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Monday, June 17, 2013

Review - Monsters & Magic - Part 2 - Checks Please!

If you are still thinking "D20" with Monsters & Magic, please stop (although if the name automatically is translated as "Might & Magic" you probably played the same computer games I did). M&M doesn't use a D20, it uses "Checks" built with 3d6 plus modifiers for resolution.

Heck, sometimes you dont even need to roll, you just go with attribute score + trait bonus if you'd rather not leave it to chance. It's kinda like "taking 10" in 3e - not that I've played more than a single session of 3e, but I do own and have read the books back when they were new. No stress? Figure out your Static Check - as in "doesn't change".

Action Checks are probably the most common checks in the game. Want to attack, persuade, cast a spell, pick a pocket or any of potentially dozens of other actions? You need to make an Action Check.

Resistance Checks are used in traditional save situations and as a passive resistance. In most circumstances the rules suggest you would use the Static Check, but apparently you can choose to roll it as a sort of active defense, which could be higher or lower than the passive Static Check.

Then we have Ranked Checks, which is used for things like initiative, contests and competitions and the like.

If it seems a little confusing it very well might be, especially if you are coming at this from the OSR side of things and not one of them "new fangled" games like Fate or Dungeon World. Once you start adding trait bonuses, armor bonuses and damage dice to the checks I need to step back for a minute and grab a beer, as now things start getting a bit complicated.

This is where I'm no longer standing on solid ground, and for the purposes of this review I'm going to reproduce the Damage Dice & Armour Bonuses Table from page 37.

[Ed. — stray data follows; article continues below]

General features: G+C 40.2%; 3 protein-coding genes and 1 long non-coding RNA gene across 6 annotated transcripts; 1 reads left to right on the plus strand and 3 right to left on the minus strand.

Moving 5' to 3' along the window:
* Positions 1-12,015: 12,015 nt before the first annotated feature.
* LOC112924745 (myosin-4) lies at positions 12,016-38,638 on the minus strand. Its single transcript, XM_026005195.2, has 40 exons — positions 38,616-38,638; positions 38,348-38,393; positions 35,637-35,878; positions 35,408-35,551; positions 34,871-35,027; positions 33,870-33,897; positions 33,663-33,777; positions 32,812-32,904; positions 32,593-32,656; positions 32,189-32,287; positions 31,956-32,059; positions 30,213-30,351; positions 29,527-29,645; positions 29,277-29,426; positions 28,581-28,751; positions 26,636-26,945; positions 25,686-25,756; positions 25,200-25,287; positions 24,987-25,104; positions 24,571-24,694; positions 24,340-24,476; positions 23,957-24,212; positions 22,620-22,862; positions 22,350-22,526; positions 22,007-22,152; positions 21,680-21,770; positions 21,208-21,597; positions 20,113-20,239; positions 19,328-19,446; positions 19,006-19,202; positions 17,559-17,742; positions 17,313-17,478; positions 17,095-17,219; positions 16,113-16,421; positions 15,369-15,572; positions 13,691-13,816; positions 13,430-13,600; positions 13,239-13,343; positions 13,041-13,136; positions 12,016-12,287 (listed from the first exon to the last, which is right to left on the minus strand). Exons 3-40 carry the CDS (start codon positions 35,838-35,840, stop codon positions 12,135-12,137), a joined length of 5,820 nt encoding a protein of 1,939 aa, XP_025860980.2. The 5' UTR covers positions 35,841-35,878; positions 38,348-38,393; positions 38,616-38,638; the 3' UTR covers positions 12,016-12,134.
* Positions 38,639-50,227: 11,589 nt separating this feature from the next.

Are you following along at home? A "Golden Carriage" has a "Damage Die". "A Member of Nobility" gets an "Armour Bonus".

It took about half a beer to get past this and remind myself there are two types of damage in this game, two types of armor class.

If you are going to bring "social combat" (for lack of a better phrase coming from my fairly insular "Old School Gaming" background), this is probably the way you would have to introduce it to me. Don't bother thinking that I'm standing on steady ground at this point, but it makes more sense to my sensibilities than Fate does. Actually, it may go so far as to help me understand Fate. Or not, but there is hope.

Crap. Actions are next. Which are pretty much the types of things you can make a Check to attempt to do. This is really where you find out how the Effect Engine figures out your success or failure (and margin of such) and helps you interpret that based on the action you were attempting (as well as the applicable Resistance).

I need another beer I think ;)

1 comment:

  1. It may seem unfamiliar but I believe the various examples interspersed through the text are really helpful to understand all these concepts.